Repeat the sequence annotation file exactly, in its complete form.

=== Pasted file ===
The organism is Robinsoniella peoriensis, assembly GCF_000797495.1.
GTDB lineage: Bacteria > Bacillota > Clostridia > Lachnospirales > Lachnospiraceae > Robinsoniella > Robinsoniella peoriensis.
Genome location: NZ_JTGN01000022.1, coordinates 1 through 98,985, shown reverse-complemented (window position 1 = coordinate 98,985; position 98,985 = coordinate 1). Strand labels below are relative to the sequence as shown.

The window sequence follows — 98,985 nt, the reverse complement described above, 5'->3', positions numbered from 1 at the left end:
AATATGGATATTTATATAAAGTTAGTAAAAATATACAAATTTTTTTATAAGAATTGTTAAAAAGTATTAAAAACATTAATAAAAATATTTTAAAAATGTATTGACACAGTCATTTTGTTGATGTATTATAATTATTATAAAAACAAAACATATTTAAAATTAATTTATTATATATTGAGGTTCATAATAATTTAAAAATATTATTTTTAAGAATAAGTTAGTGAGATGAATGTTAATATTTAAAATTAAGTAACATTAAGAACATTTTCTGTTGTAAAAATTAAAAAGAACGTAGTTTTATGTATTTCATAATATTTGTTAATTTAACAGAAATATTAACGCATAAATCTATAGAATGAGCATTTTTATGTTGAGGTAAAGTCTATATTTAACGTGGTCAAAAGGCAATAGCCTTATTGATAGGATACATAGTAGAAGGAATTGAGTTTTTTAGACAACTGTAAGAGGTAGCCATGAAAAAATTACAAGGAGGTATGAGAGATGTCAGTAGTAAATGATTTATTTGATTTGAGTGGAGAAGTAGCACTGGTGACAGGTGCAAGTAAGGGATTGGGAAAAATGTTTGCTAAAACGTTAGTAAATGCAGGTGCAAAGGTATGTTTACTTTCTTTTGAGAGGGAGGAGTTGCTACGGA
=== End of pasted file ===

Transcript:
The organism is Robinsoniella peoriensis, assembly GCF_000797495.1.
GTDB lineage: Bacteria > Bacillota > Clostridia > Lachnospirales > Lachnospiraceae > Robinsoniella > Robinsoniella peoriensis.
Genome location: NZ_JTGN01000022.1, coordinates 1 through 98,985, shown reverse-complemented (window position 1 = coordinate 98,985; position 98,985 = coordinate 1). Strand labels below are relative to the sequence as shown.

The window sequence follows — 98,985 nt, the reverse complement described above, 5'->3', positions numbered from 1 at the left end:
AATATGGATATTTATATAAAGTTAGTAAAAATATACAAATTTTTTTATAAGAATTGTTAAAAAGTATTAAAAACATTAATAAAAATATTTTAAAAATGTATTGACACAGTCATTTTGTTGATGTATTATAATTATTATAAAAACAAAACATATTTAAAATTAATTTATTATATATTGAGGTTCATAATAATTTAAAAATATTATTTTTAAGAATAAGTTAGTGAGATGAATGTTAATATTTAAAATTAAGTAACATTAAGAACATTTTCTGTTGTAAAAATTAAAAAGAACGTAGTTTTATGTATTTCATAATATTTGTTAATTTAACAGAAATATTAACGCATAAATCTATAGAATGAGCATTTTTATGTTGAGGTAAAGTCTATATTTAACGTGGTCAAAAGGCAATAGCCTTATTGATAGGATACATAGTAGAAGGAATTGAGTTTTTTAGACAACTGTAAGAGGTAGCCATGAAAAAATTACAAGGAGGTATGAGAGATGTCAGTAGTAAATGATTTATTTGATTTGAGTGGAGAAGTAGCACTGGTGACAGGTGCAAGTAAGGGATTGGGAAAAATGTTTGCTAAAACGTTAGTAAATGCAGGTGCAAAGGTATGTTTACTTTCTTTTGAGAGGGAGGAGTTGCTACGGA